Source: United States House of Representatives – Congresswoman Rashida Tlaib (MI-13)
November 10, 2020
WASHINGTON—Today, Congresswoman Rashida Tlaib (MI-13) and Congressmen Stephen Lynch (MA-08) led a letter, which was cosigned by Reps. Jesús G. “Chuy” García (IL-04), Deb Haaland (NM-01), Barbara Lee (CA-13), and Ayanna Pressley (MA-07), to Acting Comptroller of the Currency (OCC) Brian Brooks concerning the bureau’s recent unilateral actions in the digital financial activities space, including interpretive letters on cryptocurrency custody, stablecoins, and its announced plans to start offering special purpose ‘payments’ charters.
One Interpretative Letter published September 21 would create a new class of institutions that benefits large, established fintech firms and harms the very innovation and choice that the former Comptroller of the Currency Joseph Otting said it would provide. The lawmakers say that and the OCC’s effort to grant commercial companies like Amazon and Facebook a national payments charter to access the Federal Reserve payments system and safety net without protecting the financial system and consumers from the related increase in systemic risk would expose the financial system to significant vulnerabilities at a time when the COVID-19 pandemic already has put it under immense strain.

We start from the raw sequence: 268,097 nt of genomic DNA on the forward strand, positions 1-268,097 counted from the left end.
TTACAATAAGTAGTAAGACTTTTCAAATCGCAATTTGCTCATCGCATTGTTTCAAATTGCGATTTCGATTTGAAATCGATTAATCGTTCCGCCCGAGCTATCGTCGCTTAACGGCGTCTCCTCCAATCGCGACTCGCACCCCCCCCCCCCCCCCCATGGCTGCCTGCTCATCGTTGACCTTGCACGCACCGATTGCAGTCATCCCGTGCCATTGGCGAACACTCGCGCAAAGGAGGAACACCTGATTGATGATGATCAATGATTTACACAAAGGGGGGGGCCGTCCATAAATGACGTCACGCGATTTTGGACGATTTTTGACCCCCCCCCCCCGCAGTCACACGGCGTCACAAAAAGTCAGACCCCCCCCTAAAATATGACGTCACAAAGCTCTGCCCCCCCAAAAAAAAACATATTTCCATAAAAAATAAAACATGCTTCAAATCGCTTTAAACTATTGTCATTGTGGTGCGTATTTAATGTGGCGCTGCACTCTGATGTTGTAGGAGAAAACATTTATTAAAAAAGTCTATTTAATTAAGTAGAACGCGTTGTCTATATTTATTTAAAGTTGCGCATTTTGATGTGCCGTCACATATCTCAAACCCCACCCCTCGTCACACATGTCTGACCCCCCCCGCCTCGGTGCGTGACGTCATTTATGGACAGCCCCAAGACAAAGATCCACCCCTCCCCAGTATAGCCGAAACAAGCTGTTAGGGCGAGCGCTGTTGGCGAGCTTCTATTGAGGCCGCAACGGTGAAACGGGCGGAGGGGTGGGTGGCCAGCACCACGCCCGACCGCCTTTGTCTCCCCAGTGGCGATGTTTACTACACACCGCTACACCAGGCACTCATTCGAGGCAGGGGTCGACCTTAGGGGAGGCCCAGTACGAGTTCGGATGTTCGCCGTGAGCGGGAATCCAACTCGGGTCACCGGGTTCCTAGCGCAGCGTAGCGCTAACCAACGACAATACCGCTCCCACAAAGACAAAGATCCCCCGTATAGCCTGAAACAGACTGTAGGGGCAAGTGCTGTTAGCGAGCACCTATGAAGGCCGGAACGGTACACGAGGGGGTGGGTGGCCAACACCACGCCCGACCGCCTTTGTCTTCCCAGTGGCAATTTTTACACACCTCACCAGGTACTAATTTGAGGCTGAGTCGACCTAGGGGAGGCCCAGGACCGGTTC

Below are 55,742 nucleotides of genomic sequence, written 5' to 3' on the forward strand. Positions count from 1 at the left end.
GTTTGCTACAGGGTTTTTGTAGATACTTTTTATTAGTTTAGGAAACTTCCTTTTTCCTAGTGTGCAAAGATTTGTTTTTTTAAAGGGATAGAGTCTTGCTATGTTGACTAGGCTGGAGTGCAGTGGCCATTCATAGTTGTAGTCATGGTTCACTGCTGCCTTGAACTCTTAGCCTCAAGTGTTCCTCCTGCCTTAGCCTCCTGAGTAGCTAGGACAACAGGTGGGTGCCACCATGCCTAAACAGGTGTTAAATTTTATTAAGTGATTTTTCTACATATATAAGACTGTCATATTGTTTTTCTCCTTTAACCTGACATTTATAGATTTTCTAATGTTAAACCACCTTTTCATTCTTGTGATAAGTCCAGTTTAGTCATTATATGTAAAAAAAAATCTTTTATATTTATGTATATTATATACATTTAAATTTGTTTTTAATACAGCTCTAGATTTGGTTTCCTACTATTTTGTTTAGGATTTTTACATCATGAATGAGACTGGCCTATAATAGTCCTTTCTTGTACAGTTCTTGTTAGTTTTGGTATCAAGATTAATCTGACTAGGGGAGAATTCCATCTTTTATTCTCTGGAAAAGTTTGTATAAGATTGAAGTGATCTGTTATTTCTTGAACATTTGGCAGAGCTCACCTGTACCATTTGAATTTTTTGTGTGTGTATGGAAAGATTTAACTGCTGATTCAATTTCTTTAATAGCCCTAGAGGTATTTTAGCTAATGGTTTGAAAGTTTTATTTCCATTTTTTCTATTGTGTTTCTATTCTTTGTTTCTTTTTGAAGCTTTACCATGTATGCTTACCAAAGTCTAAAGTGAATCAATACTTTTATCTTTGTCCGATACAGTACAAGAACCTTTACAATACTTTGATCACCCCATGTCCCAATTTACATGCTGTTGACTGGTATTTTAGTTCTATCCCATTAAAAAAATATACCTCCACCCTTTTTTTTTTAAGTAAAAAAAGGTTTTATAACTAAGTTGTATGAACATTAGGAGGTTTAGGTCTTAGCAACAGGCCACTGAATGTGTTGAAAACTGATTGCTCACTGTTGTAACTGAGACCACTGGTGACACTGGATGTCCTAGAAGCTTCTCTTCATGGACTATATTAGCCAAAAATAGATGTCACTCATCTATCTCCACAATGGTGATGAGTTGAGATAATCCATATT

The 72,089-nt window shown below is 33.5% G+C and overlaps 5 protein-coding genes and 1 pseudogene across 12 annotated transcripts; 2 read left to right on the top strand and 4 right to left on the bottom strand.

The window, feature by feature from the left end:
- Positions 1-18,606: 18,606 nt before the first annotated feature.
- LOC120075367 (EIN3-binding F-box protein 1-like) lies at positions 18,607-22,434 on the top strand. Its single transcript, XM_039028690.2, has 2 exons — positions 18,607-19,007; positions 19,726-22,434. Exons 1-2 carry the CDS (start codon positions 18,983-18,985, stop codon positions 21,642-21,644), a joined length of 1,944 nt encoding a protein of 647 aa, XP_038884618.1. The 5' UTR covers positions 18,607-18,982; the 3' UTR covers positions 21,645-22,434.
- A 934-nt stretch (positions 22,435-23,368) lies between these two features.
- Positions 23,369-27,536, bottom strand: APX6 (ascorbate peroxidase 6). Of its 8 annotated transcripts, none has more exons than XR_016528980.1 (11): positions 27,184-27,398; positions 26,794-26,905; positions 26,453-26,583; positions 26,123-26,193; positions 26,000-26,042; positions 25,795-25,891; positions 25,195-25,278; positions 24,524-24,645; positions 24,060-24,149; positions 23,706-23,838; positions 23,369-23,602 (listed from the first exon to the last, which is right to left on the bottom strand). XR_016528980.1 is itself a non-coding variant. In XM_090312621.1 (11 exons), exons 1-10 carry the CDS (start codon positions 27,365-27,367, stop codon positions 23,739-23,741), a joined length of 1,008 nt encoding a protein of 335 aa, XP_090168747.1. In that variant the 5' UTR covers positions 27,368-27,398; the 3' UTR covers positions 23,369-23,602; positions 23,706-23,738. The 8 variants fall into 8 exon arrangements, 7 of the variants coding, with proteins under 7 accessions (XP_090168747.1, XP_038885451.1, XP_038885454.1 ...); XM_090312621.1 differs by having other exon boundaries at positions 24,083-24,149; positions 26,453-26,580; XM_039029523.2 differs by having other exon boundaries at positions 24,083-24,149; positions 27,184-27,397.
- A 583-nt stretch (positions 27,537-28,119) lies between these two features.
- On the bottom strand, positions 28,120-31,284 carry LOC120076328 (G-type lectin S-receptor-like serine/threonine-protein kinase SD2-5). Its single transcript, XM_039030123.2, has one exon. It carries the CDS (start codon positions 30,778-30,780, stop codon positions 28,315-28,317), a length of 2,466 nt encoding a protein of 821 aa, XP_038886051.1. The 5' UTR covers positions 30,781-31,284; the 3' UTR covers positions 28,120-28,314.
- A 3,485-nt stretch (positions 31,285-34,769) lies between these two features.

“Arguably, the immediate needs of millions of at-risk individuals who have not yet received an economic stimulus check and/or cannot deposit their funds in a bank, deserve greater attention than an effort to increase access to financial services to the “banked community” via mobile phones,” the lawmakers wrote. “Our concern regarding the OCC’s excessive focus on crypto assets and crypto-related financial services is shared by the American Bankers Association and other trade groups who have expressed similar reservations that such services move too far away from the core business of banking.”
They went on to ask a series of questions with the goal of better understanding the OCC’s continuing efforts on these issues, such as whether newly allowed bank deposit reserves will be segregated from calculating the capital requirements of banks such as JPMorgan Chase and Wells Fargo or will they be able to lend against these deposits, what consumer protections the OCC will impose on the stablecoin providers themselves, etc.
The lawmakers asked for answers to their series of questions by December 10.
The full text of the letter can be found here.